A car without tires is useless in the same way that Internet of things (IoT) systems have little value without proper connectivity. Extracting the data from IoT endpoints in an efficient and timely manner is where we really truly reap the value of what the sensors or cameras capture and how that data can transform businesses.
Savvy companies in retail, logistics, manufacturing and other sectors that have deployed IoT solutions know this, but have struggled with disparate connectivity solutions. Sometimes they’ve bolted onto legacy systems that use older communications protocols; sometimes they operate multiple systems, each with different protocols. WiFi, 4G cellular, Bluetooth, or 6LoWPAN, for instance. In other cases, companies have embraced older technologies that aren’t in a position to handle the terabytes of data that IoT systems might capture and transmit in the future. Think of real-time telematics systems in cars, for example.
5G is transforming customer experience
5G changes this. 5G’s value isn’t just for smartphones. It changes the way we can think, implement and deploy IoT network.
Consider retail: 5G networks will enable new ways for customers to use, for example, virtual and augmented reality to improve their shopping and buying experience. Combining physical in-store data from a variety of in-store IoT devices, such as cameras, beacons, and sensors, with digital customer data to build 360-degree customer profiles helps retailers create more personalized shopper experiences, engage their loyal shopper base and increase sales through timely and relevant promotions.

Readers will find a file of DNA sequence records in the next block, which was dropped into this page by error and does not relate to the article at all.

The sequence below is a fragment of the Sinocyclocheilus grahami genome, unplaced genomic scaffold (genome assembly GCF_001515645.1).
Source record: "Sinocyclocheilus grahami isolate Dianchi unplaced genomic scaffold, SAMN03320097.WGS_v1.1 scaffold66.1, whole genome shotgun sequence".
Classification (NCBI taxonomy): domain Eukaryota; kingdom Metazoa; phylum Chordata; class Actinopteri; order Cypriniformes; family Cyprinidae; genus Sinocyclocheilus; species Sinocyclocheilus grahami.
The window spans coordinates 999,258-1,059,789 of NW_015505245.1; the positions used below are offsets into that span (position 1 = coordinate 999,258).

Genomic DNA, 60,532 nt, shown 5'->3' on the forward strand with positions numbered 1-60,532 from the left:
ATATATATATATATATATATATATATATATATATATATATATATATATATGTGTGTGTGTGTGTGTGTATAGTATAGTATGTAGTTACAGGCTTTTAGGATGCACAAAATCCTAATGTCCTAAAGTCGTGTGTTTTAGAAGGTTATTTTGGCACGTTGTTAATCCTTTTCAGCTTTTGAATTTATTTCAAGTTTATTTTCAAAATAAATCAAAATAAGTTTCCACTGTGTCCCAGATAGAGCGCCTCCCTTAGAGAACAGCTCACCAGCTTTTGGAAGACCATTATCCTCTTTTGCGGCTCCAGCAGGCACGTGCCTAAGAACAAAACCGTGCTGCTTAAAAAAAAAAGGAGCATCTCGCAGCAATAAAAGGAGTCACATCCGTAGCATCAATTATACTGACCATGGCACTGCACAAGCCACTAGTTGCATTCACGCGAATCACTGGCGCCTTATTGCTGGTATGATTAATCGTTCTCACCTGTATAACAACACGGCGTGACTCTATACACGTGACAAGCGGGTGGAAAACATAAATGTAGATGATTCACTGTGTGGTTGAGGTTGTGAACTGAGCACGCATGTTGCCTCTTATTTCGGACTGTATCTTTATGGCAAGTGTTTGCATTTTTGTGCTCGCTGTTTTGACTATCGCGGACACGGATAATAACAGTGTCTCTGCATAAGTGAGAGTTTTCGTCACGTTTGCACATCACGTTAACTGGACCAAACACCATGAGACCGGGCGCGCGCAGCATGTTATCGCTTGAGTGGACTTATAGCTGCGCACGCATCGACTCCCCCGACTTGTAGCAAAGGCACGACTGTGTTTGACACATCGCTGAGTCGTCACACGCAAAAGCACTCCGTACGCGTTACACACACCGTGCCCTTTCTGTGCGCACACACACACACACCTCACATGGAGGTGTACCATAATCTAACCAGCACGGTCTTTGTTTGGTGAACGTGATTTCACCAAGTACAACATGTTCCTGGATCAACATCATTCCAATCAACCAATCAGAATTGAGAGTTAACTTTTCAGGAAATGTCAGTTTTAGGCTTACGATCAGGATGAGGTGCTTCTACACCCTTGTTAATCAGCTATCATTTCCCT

With those insights, marketers can provide tailored offers and use fresh, in-store path-to-purchase data to improve campaign ROI. Additionally, merchandizers can stock the shelves with the right goods, and store staff can provide the right service at the right time.
Nike’s ‘House of Innovation’ omnichannel platform offers convenient features like mobile-checkout and personalized lockers that can be operated via the customer’s smartphone, while Audi uses VR showrooms to create a personalized, immersive customer journey for car buyers.
Forrester reports on the possibilities of 5G
Deployed in machine-to-machine environments, 5G will transform retail and logistics as we know it, improving efficiency and ROI for companies that embrace it.
Forrester Research, in a new report, lays out the potential and what CIOs in the world of retail need to know about 5G in retail and its possibilities. The technology couldn’t come at a more appropriate time: Retail continues to adjust to the digitization of life and profit margins are continually squeezed.
The potential for 5G to boost internal productivity while transforming customer experiences (and drawing in new customers) is clear. Retailers are keenly interested in capturing more customer data in-store and ensuring that that data is matched quickly and appropriately with a given customer’s online profile to improve the shopping experience.
Download Forrester Research’s report “The CIO’s Guide to 5G In The Retail Sector” to read more about the opportunities for 5G in retail.